Come visit CT and meet some fellow sarcasts and have a grinder or better yet a steamed cheeseburger
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Old 06-15-2013, 11:07 PM
 
Location: Suburbs of Cleveland
193 posts, read 347,016 times
Reputation: 115
Carbonated Beverage: Pop

Shopping Cart: Cart

To address a group of two or more people: Meh, I use different words each time

Crayfish, Crawfish, Crawdad: Crawfish

Splinter or Sliver (A piece of wood that gets caught in your finger): Splinter

Pecan Pie: Pee-can

Fuzzy little worms: Wooly worm

Spider with 8 very long legs and a very small body: Spider

Term for an Attorney: LOY-yer

Caramel: Carmel
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Old 06-16-2013, 12:58 AM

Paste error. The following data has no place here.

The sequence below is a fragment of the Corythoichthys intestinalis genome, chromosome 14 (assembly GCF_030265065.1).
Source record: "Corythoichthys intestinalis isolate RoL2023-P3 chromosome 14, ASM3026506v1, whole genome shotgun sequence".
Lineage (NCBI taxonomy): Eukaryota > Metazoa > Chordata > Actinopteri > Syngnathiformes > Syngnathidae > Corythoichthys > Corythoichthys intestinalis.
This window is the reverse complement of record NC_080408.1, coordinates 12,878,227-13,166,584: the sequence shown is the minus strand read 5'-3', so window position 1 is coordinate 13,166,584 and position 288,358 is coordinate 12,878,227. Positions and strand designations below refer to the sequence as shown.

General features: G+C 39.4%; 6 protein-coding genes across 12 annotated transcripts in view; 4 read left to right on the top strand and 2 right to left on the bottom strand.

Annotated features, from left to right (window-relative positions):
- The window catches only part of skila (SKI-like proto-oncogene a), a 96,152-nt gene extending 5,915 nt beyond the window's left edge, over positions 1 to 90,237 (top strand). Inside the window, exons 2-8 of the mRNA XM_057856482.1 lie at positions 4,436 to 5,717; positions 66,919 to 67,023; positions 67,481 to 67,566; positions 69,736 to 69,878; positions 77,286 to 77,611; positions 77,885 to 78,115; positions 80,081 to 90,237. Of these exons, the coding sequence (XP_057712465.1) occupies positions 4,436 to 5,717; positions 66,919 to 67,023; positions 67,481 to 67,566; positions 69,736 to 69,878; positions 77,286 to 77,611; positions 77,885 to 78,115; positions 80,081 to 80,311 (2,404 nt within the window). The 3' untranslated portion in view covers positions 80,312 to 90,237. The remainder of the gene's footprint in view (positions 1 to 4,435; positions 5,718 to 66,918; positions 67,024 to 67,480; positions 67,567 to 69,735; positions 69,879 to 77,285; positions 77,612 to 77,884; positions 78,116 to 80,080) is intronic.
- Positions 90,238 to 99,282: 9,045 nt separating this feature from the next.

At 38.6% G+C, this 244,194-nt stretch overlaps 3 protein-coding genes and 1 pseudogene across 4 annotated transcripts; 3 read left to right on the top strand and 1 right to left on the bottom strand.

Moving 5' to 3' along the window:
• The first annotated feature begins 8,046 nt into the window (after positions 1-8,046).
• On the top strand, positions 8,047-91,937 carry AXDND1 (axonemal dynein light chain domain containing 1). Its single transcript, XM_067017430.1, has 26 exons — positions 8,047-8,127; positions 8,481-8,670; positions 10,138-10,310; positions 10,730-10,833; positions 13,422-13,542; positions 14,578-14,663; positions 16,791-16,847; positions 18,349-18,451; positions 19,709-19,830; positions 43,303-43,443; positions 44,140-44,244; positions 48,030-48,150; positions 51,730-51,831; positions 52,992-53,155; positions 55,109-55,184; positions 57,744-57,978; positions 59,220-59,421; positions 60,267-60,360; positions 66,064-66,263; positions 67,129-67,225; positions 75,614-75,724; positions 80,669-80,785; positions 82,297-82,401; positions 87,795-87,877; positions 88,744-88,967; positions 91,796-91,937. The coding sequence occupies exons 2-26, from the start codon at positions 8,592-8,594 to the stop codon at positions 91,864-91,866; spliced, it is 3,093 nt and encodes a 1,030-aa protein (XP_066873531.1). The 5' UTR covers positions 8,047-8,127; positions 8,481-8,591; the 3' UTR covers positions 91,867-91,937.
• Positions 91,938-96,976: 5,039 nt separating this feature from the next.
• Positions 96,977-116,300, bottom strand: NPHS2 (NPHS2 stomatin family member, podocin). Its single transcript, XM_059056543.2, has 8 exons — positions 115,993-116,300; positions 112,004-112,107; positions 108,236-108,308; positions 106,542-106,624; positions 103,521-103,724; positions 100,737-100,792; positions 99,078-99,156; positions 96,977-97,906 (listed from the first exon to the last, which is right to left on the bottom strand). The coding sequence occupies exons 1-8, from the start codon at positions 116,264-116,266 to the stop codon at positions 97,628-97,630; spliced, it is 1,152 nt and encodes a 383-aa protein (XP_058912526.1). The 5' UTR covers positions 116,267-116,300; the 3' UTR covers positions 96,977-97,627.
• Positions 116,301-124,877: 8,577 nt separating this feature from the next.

Location: Lakewood OH
21,699 posts, read 23,655,251 times
Reputation: 35449
Quote:
Originally Posted by steel03 View Post
I grew up in Minnesota.

aunt: [ænt] as in "ant"
been: [bɛn] as in "ben"
caramel: ['kar-məl]
cauliflower: ['kal-ɪ-flaʊ-wər]
coupon: ['ku-pan]
lawyer: ['lɔi-jər] as in "joy"
Mary/merry/marry: all the same
mischievous: ['mɪs-t͡ʃə-vəs] (3 syllables)
pajamas: [pə-'jæ-məz] as in "jam"
pecan: [pə-'kan] as in "con"
realtor: ['riəl-tər] (2 syllables)
roof: [ruf] as in "food"
root: [rʊt] as in "put" OR [rut] as in "food"
syrup: ['sər-əp] as in "sir"
cot/caught: very slightly different (cot has more [æ] in it)
garage: [gə-'raʒ] as in "Taj Mahal"
grocery: ['groʃ-ri] as in "lotion"
insurance: stress on the second syllable
two or more people: you guys
"Are you coming with" as a full sentence: correct (I use this construction all the time)
sale of unwanted items: garage sale